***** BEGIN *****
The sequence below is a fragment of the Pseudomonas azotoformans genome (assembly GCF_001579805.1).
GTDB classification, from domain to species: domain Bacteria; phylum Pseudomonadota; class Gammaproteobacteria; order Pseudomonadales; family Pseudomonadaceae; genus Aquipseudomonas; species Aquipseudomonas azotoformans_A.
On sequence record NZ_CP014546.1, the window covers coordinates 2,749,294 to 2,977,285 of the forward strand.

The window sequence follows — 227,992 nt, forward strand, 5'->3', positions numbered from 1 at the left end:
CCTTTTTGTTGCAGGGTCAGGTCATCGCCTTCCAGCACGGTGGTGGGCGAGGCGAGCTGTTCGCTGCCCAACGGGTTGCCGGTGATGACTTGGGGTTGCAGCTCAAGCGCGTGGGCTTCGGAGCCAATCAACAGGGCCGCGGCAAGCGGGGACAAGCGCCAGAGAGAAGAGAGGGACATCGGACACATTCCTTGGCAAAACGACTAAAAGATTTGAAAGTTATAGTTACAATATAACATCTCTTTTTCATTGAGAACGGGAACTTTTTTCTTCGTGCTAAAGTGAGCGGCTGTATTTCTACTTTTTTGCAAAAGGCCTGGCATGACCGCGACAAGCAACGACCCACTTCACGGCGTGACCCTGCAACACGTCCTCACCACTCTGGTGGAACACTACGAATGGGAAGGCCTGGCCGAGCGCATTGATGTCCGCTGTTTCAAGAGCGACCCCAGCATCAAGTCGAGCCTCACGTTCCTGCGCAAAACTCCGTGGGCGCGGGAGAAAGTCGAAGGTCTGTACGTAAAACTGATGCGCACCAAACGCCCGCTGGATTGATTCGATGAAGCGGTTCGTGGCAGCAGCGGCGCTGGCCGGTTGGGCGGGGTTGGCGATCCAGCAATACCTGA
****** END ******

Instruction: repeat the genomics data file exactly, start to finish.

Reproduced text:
The sequence below is a fragment of the Pseudomonas azotoformans genome (assembly GCF_001579805.1).
GTDB classification, from domain to species: domain Bacteria; phylum Pseudomonadota; class Gammaproteobacteria; order Pseudomonadales; family Pseudomonadaceae; genus Aquipseudomonas; species Aquipseudomonas azotoformans_A.
On sequence record NZ_CP014546.1, the window covers coordinates 2,749,294 to 2,977,285 of the forward strand.

The window sequence follows — 227,992 nt, forward strand, 5'->3', positions numbered from 1 at the left end:
CCTTTTTGTTGCAGGGTCAGGTCATCGCCTTCCAGCACGGTGGTGGGCGAGGCGAGCTGTTCGCTGCCCAACGGGTTGCCGGTGATGACTTGGGGTTGCAGCTCAAGCGCGTGGGCTTCGGAGCCAATCAACAGGGCCGCGGCAAGCGGGGACAAGCGCCAGAGAGAAGAGAGGGACATCGGACACATTCCTTGGCAAAACGACTAAAAGATTTGAAAGTTATAGTTACAATATAACATCTCTTTTTCATTGAGAACGGGAACTTTTTTCTTCGTGCTAAAGTGAGCGGCTGTATTTCTACTTTTTTGCAAAAGGCCTGGCATGACCGCGACAAGCAACGACCCACTTCACGGCGTGACCCTGCAACACGTCCTCACCACTCTGGTGGAACACTACGAATGGGAAGGCCTGGCCGAGCGCATTGATGTCCGCTGTTTCAAGAGCGACCCCAGCATCAAGTCGAGCCTCACGTTCCTGCGCAAAACTCCGTGGGCGCGGGAGAAAGTCGAAGGTCTGTACGTAAAACTGATGCGCACCAAACGCCCGCTGGATTGATTCGATGAAGCGGTTCGTGGCAGCAGCGGCGCTGGCCGGTTGGGCGGGGTTGGCGATCCAGCAATACCTGA